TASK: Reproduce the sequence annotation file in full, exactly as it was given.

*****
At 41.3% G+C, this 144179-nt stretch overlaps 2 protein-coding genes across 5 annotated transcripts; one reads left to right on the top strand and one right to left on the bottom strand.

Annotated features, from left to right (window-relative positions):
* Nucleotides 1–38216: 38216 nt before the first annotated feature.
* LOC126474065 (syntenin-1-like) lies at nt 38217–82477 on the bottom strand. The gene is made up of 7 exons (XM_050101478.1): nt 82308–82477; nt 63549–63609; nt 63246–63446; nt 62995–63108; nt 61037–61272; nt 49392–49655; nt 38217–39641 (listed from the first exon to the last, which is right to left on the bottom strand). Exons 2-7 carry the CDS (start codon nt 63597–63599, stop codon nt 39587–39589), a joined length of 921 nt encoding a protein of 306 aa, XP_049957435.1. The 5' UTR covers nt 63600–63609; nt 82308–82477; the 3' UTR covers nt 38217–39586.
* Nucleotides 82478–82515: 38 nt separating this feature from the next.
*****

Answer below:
At 41.3% G+C, this 144179-nt stretch overlaps 2 protein-coding genes across 5 annotated transcripts; one reads left to right on the top strand and one right to left on the bottom strand.

Annotated features, from left to right (window-relative positions):
* Nucleotides 1–38216: 38216 nt before the first annotated feature.
* LOC126474065 (syntenin-1-like) lies at nt 38217–82477 on the bottom strand. The gene is made up of 7 exons (XM_050101478.1): nt 82308–82477; nt 63549–63609; nt 63246–63446; nt 62995–63108; nt 61037–61272; nt 49392–49655; nt 38217–39641 (listed from the first exon to the last, which is right to left on the bottom strand). Exons 2-7 carry the CDS (start codon nt 63597–63599, stop codon nt 39587–39589), a joined length of 921 nt encoding a protein of 306 aa, XP_049957435.1. The 5' UTR covers nt 63600–63609; nt 82308–82477; the 3' UTR covers nt 38217–39586.
* Nucleotides 82478–82515: 38 nt separating this feature from the next.